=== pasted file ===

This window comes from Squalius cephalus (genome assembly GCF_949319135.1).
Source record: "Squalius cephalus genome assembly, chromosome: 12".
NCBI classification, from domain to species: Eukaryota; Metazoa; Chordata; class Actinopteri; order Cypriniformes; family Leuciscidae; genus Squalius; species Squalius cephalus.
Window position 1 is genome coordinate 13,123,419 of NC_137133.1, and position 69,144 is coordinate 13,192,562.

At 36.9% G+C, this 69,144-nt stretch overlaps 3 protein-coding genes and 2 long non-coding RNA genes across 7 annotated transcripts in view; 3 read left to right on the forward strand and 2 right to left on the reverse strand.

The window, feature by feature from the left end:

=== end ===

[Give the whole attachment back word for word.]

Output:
This window comes from Squalius cephalus (genome assembly GCF_949319135.1).
Source record: "Squalius cephalus genome assembly, chromosome: 12".
NCBI classification, from domain to species: Eukaryota; Metazoa; Chordata; class Actinopteri; order Cypriniformes; family Leuciscidae; genus Squalius; species Squalius cephalus.
Window position 1 is genome coordinate 13,123,419 of NC_137133.1, and position 69,144 is coordinate 13,192,562.

At 36.9% G+C, this 69,144-nt stretch overlaps 3 protein-coding genes and 2 long non-coding RNA genes across 7 annotated transcripts in view; 3 read left to right on the forward strand and 2 right to left on the reverse strand.

The window, feature by feature from the left end: